This week, Venezuelans are being asked to go to the polls not once but twice, in two bizarrely conflicting electoral events. On Monday, December 7, the government of embattled president Nicolas Maduro celebrated victory in parliamentary elections, largely rejected on the international stage, CNN reports:
Now, the opposition is holding a competing referendum to gather support and reject the outcome of the weekend’s vote. It’s the latest split-screen episode in a years-long saga of Venezuela’s rival presidencies — and some observers fear it may also be one of the last.
But two-time presidential candidate Henrique Capriles, a critic of both Maduro and Guaidó, said the opposition doesn’t have a plan, the Post reports.
“The response of the democratic sectors cannot be the monitoring of a failure that we knew would occur or calls for mobilization without tangible solutions,” he tweeted. “After all these failures, it will be necessary to rethink real alternatives and open paths hand-in-hand with all sectors.”
The European Union said on Monday it did not consider Venezuela’s parliamentary election on Sunday was free or fair and rejected the result, calling on Maduro to chart a path towards national reconciliation, Reuters adds. “The results cannot be recognized by the European Union,” the EU’s top diplomat, Josep Borrell, told a news conference.
Critics are calling Sunday’s race a theater piece meant to lend a veneer of legitimacy to Maduro, who has spent the last seven years jailing opponents, tearing apart opposition parties and using extrajudicial killings to stifle dissent, the Times reports. Ninety-two percent of respondents to an October poll by the firm Datanalisis had a negative view of the country’s situation, the highest number since 2011.
In truth, Maduro had long ago stripped the assembly of power and banned key figures from opposition parties, draining the political process of any authenticity, Bloomberg adds:
Guaido presides over little more than a symbolic claim to the presidency run out of a bedroom in his Caracas apartment and supported with declining enthusiasm by dozens of countries, including the U.S. ….The election, which drew some 31% participation, was part of Maduro’s drive to push aside genuine challenge to his rule while leaving room for loyal opposition parties to maintain the illusion of democratic politics.
“It doesn’t matter if the turnout was very low, the election only seeks to ratify Maduro’s government by force,” said political scientist Angel Alvarez.
Guaidó was already struggling to maintain momentum for his campaign to oust Maduro after almost two years that have yielded few concrete results in Venezuela and amid the COVID-19 pandemic which has made it harder to organize protests. Losing official control of the assembly has left his claim to be president on even shakier ground and sent Venezuela sliding closer to outright dictatorship, TIME adds.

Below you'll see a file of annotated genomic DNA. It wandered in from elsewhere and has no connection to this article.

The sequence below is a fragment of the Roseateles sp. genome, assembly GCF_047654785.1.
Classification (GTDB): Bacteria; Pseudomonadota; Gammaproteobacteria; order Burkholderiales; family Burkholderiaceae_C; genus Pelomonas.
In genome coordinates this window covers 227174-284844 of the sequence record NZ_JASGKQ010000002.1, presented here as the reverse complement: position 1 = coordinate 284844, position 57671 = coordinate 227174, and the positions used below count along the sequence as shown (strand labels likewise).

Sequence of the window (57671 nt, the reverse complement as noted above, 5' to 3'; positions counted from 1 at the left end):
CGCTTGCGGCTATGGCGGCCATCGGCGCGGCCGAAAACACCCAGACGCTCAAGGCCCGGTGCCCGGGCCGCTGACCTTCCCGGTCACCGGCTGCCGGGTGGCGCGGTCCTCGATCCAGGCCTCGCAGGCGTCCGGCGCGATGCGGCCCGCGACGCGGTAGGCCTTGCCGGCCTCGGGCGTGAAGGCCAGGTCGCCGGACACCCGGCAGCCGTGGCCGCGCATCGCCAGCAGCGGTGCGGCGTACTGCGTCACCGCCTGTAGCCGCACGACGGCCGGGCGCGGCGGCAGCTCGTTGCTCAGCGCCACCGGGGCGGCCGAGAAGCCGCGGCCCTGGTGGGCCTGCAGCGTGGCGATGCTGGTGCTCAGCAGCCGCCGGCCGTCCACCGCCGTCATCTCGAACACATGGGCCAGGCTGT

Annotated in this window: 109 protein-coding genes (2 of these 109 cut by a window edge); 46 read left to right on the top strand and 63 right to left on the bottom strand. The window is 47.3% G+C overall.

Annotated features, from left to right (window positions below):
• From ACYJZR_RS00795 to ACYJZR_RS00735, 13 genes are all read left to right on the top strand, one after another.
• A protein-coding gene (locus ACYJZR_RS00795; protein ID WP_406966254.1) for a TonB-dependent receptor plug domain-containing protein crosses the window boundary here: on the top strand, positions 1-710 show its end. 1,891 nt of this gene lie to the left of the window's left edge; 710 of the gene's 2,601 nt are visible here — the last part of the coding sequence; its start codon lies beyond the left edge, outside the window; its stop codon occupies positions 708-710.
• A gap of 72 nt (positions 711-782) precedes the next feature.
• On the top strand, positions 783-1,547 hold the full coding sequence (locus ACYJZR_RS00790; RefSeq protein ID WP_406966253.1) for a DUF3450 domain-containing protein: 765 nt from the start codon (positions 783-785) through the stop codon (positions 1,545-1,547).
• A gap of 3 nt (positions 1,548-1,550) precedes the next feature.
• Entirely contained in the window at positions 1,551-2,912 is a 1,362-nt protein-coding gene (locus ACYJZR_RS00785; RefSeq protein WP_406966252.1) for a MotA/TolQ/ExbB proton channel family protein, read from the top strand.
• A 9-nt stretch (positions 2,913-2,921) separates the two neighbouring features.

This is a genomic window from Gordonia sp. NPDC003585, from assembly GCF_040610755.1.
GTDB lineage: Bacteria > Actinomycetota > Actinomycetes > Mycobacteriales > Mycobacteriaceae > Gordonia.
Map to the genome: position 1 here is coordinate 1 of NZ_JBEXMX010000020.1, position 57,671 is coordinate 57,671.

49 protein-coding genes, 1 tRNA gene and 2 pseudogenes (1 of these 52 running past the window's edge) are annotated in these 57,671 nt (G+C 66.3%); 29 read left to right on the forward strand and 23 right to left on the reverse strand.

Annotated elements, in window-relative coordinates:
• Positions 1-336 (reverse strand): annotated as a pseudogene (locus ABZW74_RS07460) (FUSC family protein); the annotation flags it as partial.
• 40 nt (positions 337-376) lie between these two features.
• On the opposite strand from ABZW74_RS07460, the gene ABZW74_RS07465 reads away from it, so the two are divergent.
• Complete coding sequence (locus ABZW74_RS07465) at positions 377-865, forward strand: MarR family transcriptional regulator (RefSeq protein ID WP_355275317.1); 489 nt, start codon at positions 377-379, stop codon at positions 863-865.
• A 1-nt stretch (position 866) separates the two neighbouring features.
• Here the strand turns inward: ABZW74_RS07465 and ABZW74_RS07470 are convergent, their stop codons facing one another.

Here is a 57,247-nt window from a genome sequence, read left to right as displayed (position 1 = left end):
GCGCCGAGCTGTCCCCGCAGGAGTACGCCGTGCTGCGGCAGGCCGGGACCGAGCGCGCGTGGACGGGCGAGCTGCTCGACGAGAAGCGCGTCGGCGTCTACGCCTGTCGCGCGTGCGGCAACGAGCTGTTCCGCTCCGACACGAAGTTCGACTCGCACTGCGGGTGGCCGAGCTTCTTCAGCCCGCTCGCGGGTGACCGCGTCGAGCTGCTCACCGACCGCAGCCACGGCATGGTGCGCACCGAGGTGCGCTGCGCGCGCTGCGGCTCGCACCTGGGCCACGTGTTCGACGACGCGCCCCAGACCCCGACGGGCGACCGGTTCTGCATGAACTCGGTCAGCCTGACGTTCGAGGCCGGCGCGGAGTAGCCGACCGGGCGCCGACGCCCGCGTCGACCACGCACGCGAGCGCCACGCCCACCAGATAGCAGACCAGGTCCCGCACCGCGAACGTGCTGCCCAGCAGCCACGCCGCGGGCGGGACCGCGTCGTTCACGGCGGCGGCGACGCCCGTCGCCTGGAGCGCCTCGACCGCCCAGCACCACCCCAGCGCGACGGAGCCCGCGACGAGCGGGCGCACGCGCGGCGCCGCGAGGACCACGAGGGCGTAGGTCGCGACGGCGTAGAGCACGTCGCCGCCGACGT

“I think this is the beginning of the end of Guaidó’s interim presidency and certainly an inflection point for his leadership of the opposition,” says Risa Grais-Targow, Venezuela director at Eurasia Group, a political risk consultancy. “Maduro’s grip on the system is now total.”
Other commentators echoed pessimistic prognoses on prospects for the democratic opposition.
Mr. Guaidó’s political standing abroad could erode because he has no actual power inside Venezuela. Many countries that joined the U.S. to recognize Mr. Guaidó’s claim to the presidency could reassess their support because the opposition is unlikely to unseat Mr. Maduro anytime soon. A hoped-for mutiny by the military never happened, and now all but a few opposition leaders live abroad.
“They can’t find a way to de-recognize [Guaidó] without handing a victory to Maduro,” said Phil Gunson, a Caracas-based political analyst with the International Crisis Group.
Despite Chavismo’s systematic efforts to destroy Venezuela’s democracy, there remain “significant sectors of the population, organizations and political parties that continue to raise values fundamentals such as freedom and human dignity,” says Miriam Kornblith, Senior Director for Latin America and the Caribbean at the National Endowment for Democracy (NED).
“I believe that on the one hand it has to do with those 40 years prior to Chavismo, which with their defects and imperfections centered and founded democracy as a fundamental principle,” she recently told La Gran Aldea.
“On the other hand, I have seen that in terrible situations, such as those that exist in North Korea or Cuba. There are groups that never stop fighting and that happens because in the human being there is a longing for respect , pluralism and self-determination,” adds Kornblith, participated in a discussion of a IDEA-UCAB report on the election’s lack of legitimacy and credibility here and on France24 below.